Marking the 40th U.N. International Day of Peace, Building Unity peace caravans will be arriving in Kenosha today for a community unity effort.
Caravans of volunteers will be driving to Kenosha from Madison, Milwaukee and other Wisconsin cities, and are to arrive at Grace Lutheran Church, 2006 60th St., at about noon, organizers indicated.
The volunteers will interact with Uptown citizens, engage in community clean-up projects and voter engagement work.
At around 3:30 p.m., the caravans will pass by the areas damaged in the city’s recent unrest, where many peace symbols have been used to adorn plywood over businesses and windows. After the tour, they will go to Immanuel United Methodist Church at 5410 Sheridan Road to share an outdoor supper with Kenosha residents.
In the event of rain, the peace caravans will be rescheduled to Monday, Sept. 28.
The community is invited to join in the project. Safe distancing and mask wearing will be required. Wear weather appropriate clothing for working and if you can, bring work gloves. Bring your own water bottle if you can.
Snacks and refreshments will be available. Non-perishable food or cash donations to the food pantry at Grace Lutheran will be collected.
Organizers explained the Building Unity’s purpose is to build connections between existing non-profits to facilitate movement toward real democracy, peace, comprehensive justice, and sustainability across Wisconsin. The group’s 2020 priority has been a non-partisan effort to increase citizen participation in the general election.
In 1981 the UN General Assembly voted to set aside Sept. 21 as International Peace Day, and in 2001 it declared it as “a day devoted to strengthening the ideals of peace, through observing 24 hours of non-violence and cease-fire.”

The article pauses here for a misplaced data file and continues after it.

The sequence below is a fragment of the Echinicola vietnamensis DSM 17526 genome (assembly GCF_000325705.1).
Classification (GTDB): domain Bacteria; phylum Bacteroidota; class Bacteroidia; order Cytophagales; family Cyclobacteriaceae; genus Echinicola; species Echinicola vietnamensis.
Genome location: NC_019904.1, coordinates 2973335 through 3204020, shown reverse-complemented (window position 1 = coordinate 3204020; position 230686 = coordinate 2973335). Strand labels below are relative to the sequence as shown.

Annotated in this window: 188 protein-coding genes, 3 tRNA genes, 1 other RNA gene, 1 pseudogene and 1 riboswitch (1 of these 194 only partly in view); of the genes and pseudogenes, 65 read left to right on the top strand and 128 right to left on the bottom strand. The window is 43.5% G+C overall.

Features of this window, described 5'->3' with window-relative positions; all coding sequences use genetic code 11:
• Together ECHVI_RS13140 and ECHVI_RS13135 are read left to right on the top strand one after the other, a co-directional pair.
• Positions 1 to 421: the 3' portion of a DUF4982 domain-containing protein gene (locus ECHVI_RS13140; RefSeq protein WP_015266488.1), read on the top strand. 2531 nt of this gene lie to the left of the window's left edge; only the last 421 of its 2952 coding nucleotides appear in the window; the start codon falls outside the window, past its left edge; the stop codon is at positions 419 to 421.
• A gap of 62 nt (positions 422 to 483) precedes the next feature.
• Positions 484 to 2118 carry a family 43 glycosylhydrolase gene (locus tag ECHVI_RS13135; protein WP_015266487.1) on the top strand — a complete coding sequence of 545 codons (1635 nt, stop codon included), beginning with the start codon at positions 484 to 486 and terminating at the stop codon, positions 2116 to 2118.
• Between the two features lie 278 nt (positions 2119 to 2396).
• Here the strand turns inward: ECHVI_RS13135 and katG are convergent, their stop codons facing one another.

This year’s UN Peace Day theme is “Shaping Peace Together.”
Even before COVID-19 pandemic and widespread civil unrest, 2020 had special meaning for the UN. To mark the 75th anniversary of the agency, the UN had designated 2020 as “a year of listening and learning.”
Local residents respond
The News asked a few residents to explain what “peace” means to them.
“Internally it means a quiet mind; not having all these tabs open,” said Kalli Hauter, downtown resident and manager of the House of Nutrition.
“On a global scale, peace might mean better interactions with others and the elimination of greed,” she said.
Kenosha resident and a retired priest from St. Andrew’s Episcopal Church Gari Green had this to say:
“As I reflect on (what peace means to me), I realize there has been little peace in my lifetime. I was born in 1949. The Greek Civil War was just ending. This was followed by Korea, the Suez crisis of 1956, and on and on to the present. I would be hard pressed to find a year in which there wasn’t an absence of conflict over the globe.
“Peace is more than the absence of conflict. As a retired priest, I often concluded services with this blessing, ‘May the peace of the Holy One that passes understanding be with you.’
“This peace is not circumstantial, meaning it isn’t dependent on the absence of conflict, but can be present in the midst of conflict. Yes, it is paradoxical, meaning it makes no sense to our minds. It is a mystery and a gift. And if we pursue it, we may just be led into the absence of conflict as well.”
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